No: 2 – second to the left
Four parts of this figure in resin make this flyer as he is seen – like his comrades strutting forward on the tarmac.
Both of his arms are separate and must be removed carefully from casting blocks. Both of his hands have straps moulded into them which you must be careful not to grip too hard as you remove the casting blocks. I broke one of these off but it wasn’t a problem to re-join them to the hands.
I think he is wearing a pair of flying overalls as his legs are wrapped in quite baggy pants. His collar pops out of his inflatable vest as the straps for his harness joins between the legs. They flop nicely.
This young man has a tuft of hair protruding from under his A2 leather flying cap. He is carrying his own chute and flying helmet in his hands as he walks forward. His collar and upward glance make him look youthful and enthusiastic. 

No: 3 – centre left
This figure has four parts in grey resin that make him up. Again his head slips right into his torso joint easily (like the others you can turn his head to either side if you wish) and he is wearing nothing on his head. Thick tousled hair in short back and sides is the order of the day.
Again he has a casting block attached to the feet and his arms that simply snips off without collateral damage. Again you need to just take care to not break the straps in his hands whilst removing the blocks.
Baggy trousers wrinkle and drape around his legs as he walks forward, his harness joins under the torso again and he is carrying his padded leather helmet and hefty back parachute.
Here he is all made up and looking pretty dashing – like from a propaganda photo almost or a LIFE photograph. 

No: 4 – centre right.
As he walks forward you really notice how much smaller this figure is – he trails behind a little in this dio and I think he could be the young pup of the crew. It is certainly shown on his fine – almost pretty face which adorns a B-2 leather flying cap.
The inflatable vest, baggy pants and hefty chute also serve to make this flyer a little smaller looking. His left arm has straps coming out of the hands which dangle even lower between his legs than his fellow crew members. His back is nearly bent with the weight of his ‘chute and his flying helmet he is carrying while trying to catch up to his mates.
  The large vest on his chest and inflatable life vest hold up his collar which even more makes him look smaller than his comrades. I like the slight variation in size. The equipment is the same so he is in the same scale – he is just a smaller bloke.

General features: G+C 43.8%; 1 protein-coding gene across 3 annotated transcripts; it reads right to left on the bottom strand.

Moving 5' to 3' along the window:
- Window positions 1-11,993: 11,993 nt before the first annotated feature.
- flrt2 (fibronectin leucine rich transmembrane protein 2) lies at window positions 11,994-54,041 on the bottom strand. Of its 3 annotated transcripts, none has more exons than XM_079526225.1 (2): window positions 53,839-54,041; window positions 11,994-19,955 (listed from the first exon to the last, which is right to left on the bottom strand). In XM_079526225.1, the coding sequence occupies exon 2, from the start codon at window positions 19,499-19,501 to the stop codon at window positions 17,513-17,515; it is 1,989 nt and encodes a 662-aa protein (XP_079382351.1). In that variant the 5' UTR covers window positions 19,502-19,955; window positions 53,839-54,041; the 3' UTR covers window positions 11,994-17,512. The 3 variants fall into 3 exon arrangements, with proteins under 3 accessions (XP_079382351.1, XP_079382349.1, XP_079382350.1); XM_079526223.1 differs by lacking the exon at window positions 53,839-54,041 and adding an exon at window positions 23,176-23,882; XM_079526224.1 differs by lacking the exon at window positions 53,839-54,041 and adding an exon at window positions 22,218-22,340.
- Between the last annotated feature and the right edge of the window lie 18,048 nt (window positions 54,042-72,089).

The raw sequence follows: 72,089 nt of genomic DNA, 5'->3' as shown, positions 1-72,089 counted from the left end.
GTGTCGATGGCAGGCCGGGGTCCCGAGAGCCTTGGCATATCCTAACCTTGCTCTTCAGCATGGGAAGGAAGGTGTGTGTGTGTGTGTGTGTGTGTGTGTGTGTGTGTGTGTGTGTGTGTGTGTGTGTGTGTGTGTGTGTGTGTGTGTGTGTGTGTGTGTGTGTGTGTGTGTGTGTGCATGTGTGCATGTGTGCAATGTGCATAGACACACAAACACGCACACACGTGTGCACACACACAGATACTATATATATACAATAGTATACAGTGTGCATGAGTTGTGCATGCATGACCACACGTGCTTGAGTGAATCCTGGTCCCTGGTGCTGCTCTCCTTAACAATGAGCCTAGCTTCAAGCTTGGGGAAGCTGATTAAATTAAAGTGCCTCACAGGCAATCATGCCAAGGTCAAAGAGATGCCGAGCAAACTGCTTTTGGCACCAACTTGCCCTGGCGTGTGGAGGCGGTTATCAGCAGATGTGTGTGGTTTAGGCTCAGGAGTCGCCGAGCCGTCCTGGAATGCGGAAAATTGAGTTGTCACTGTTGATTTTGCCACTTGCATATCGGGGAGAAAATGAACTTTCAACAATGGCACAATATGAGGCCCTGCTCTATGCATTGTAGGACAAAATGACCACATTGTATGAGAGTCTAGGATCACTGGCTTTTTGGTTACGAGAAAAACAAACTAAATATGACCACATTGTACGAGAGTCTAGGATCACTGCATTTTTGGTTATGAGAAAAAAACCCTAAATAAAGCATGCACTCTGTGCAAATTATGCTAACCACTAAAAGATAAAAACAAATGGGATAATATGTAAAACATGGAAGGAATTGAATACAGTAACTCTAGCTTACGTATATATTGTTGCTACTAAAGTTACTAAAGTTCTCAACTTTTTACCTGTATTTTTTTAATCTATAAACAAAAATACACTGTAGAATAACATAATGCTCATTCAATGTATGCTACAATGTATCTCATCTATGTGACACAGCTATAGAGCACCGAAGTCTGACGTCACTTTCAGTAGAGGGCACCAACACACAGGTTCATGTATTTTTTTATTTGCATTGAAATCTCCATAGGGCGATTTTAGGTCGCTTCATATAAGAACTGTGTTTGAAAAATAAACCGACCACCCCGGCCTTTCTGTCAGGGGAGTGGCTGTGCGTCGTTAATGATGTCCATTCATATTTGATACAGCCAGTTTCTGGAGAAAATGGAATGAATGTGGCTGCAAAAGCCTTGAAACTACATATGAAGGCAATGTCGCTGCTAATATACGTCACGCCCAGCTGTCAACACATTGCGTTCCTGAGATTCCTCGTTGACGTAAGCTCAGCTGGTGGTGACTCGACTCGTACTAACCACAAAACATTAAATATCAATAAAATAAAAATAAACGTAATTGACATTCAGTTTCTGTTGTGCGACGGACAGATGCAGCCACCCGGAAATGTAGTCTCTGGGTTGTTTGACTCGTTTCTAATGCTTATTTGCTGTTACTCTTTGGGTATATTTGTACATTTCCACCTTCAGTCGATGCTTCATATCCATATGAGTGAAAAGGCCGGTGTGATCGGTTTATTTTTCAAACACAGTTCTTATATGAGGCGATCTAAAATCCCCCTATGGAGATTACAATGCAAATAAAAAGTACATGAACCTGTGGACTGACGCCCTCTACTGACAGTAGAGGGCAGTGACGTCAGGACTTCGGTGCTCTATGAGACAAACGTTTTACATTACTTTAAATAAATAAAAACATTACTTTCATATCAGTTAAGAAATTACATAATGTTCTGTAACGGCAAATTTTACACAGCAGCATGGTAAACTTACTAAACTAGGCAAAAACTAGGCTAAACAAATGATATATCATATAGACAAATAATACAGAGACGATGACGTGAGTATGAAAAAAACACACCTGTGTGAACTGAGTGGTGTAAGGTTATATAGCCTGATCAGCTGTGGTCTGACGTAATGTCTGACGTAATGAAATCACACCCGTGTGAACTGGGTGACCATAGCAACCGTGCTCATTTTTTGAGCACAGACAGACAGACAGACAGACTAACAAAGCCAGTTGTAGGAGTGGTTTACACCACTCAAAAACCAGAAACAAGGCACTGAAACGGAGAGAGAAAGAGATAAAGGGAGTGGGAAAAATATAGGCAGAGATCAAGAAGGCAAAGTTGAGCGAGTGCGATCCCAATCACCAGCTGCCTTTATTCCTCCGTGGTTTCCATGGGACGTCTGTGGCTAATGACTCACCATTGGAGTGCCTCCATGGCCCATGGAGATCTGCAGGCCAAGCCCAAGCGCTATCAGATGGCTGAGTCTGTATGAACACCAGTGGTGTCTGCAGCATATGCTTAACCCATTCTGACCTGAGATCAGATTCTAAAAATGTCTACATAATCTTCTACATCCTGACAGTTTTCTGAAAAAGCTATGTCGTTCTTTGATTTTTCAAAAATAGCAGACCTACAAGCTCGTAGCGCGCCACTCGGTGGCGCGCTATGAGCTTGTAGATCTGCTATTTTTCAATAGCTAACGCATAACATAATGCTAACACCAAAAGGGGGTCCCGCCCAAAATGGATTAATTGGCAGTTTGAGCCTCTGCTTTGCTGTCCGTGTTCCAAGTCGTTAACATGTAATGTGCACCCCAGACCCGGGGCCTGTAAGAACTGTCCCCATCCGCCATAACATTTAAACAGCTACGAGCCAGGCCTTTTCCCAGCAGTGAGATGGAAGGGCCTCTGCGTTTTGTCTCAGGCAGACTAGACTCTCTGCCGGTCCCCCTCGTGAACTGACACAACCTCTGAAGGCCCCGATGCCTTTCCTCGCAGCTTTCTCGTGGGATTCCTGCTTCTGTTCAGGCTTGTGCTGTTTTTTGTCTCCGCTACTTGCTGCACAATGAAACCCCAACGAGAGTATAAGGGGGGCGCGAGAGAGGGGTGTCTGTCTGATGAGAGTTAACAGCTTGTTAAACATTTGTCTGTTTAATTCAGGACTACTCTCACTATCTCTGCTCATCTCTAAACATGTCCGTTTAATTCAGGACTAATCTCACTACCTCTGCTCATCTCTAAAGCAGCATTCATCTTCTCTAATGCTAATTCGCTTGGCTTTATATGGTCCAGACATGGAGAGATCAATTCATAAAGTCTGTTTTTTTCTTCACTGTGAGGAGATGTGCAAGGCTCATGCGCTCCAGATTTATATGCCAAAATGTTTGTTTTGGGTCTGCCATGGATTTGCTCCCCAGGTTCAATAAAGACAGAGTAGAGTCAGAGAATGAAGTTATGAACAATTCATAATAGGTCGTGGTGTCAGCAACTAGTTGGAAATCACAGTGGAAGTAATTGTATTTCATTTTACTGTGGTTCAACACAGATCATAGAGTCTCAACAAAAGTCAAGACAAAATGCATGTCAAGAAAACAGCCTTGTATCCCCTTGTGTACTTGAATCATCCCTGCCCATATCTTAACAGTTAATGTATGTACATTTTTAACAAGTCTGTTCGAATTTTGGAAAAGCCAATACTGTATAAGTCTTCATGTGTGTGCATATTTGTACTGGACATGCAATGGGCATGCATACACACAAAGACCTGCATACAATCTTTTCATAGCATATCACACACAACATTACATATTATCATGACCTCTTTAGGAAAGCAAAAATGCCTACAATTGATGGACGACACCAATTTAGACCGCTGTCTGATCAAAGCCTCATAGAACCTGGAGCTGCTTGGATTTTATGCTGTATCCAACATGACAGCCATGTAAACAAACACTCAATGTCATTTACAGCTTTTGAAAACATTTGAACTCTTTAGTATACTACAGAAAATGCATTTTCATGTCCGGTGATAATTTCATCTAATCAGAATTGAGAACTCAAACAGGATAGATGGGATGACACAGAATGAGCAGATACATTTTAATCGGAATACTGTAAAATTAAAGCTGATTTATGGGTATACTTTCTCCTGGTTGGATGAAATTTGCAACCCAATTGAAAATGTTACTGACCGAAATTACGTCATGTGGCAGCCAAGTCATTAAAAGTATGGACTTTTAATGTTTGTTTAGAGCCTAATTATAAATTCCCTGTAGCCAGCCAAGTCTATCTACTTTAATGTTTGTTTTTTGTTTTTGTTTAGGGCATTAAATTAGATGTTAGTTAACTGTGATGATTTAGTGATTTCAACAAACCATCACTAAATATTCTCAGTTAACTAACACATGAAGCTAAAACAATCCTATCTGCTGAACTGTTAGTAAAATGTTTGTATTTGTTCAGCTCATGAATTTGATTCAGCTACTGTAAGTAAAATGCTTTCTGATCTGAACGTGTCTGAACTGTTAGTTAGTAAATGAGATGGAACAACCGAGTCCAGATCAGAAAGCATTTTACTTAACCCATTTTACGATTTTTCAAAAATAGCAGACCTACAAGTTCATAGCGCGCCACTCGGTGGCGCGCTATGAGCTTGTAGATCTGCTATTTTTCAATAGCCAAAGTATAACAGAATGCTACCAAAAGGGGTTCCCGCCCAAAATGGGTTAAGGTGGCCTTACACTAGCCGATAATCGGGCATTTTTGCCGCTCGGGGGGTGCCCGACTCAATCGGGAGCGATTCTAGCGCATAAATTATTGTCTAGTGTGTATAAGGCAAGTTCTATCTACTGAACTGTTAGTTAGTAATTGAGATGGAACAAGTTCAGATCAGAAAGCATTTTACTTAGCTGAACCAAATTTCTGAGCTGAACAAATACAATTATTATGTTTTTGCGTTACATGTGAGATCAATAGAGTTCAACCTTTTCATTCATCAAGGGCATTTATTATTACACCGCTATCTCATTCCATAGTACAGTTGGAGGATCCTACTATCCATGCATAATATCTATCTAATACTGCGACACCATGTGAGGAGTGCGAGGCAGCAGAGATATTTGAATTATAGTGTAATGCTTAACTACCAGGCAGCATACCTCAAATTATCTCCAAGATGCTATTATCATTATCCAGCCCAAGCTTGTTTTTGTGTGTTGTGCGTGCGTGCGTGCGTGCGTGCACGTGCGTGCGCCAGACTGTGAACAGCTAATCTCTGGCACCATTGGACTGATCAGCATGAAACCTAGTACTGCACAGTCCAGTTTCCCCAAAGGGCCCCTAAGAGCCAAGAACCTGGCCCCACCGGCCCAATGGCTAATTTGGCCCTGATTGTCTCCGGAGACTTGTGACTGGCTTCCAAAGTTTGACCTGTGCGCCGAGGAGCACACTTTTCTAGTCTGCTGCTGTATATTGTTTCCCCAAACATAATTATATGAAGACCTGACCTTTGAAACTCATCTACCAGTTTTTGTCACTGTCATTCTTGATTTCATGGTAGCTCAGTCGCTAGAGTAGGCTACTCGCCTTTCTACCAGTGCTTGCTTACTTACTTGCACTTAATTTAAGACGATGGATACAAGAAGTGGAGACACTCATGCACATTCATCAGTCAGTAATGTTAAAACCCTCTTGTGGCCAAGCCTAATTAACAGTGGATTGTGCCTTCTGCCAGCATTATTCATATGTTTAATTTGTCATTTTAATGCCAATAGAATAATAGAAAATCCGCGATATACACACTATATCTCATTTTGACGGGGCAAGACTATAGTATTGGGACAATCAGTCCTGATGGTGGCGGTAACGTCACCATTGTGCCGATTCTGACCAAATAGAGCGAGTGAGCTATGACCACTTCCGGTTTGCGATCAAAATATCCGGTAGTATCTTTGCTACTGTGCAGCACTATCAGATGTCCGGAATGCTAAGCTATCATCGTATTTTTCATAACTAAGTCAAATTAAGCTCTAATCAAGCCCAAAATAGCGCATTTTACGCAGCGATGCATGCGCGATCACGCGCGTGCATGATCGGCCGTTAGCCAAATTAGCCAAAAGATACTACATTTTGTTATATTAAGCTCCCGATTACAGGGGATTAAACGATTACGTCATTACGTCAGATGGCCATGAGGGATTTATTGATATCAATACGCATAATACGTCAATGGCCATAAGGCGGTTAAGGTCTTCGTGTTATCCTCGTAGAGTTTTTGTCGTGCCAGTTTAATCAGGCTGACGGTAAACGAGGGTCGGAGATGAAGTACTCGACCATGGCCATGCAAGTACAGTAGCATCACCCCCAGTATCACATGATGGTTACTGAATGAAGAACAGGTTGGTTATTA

No 5:  Second to the right figure
This figure I think is the captain of the “ship”. He is wearing a flat forage-style side cap on his head which sports the two bars of a captain’s rank. He is carrying his own chute again like most of his comrades.
His arms are a separate join to the body and the right arm is kind of odd – if you don’t look too hard you are ok but the more you look at it it can look a little odd..
It sits in there just fine but as he is gesturing in an “OK” gesture - the arm is just a little anaemic. I would fill this little to enlarge the root of the arm. Then again it looks just fine – I think I might be looking a little too hard!

 No 6: The last figure on the right
This is probably the co-pilot or pilot. He interesting to me as he harries an M1 helmet which often flyers did. He is also wearing the officers crusher peaked cap and his facial figures sports massive grin as he looks to the right. I think he is conversing with the figure on the immediate right of him who I think is the aircraft commander.
Like his comrades, he wears an AN-6513 1A parachute with its Q.A.C. (quick attachable chest) harness that again dangles between his legs behind him as he struts forward.
His left and right arms are separate and fit in through some locking notches which are really convenient (after the casting blocks come off) – his right arm is a little tricky to fit but after it all goes together looks great.

He looks so happy as he walks forward and looks to the right.

The groundwork
The groundwork here is quite convincingly like a small piece of tarmac. Lines of concrete and some subtle tyre track and even more subtle feet treads are a good general guide to securely locate these figure on the very handy base.
Here they are all made up - They look very happy as a group - i think they are all on the satisfying walk after the end of a mission - though they can be placed at any time this is the feeling i get from their animated faces and poses
The sculptor here and I like the look of his hand’s work. He has a definite style of his own and is an artist indeed.
Although I find them a little stylized these are leaning to the right side of that curve. The figures are pretty easy to put together and they look very “layered” as the flying underclothes – the jackets then the harness, life preserver all add another layer to the painting. The rear of the figures are just as layered with the harnesses and the choice of slightly different clothing on each of these figures adds to the real life situation you would most definitely find in real life. 
A great set with a lot of painting potential, This is also a much-needed set which I think should sell very well. You could split them up into smaller crews but this would almost be a shame. Well done on this set to AC Models

Adam Norenberg

This set is now available from AC Models’ Distributors Thanks to them for sending this to us to build and review..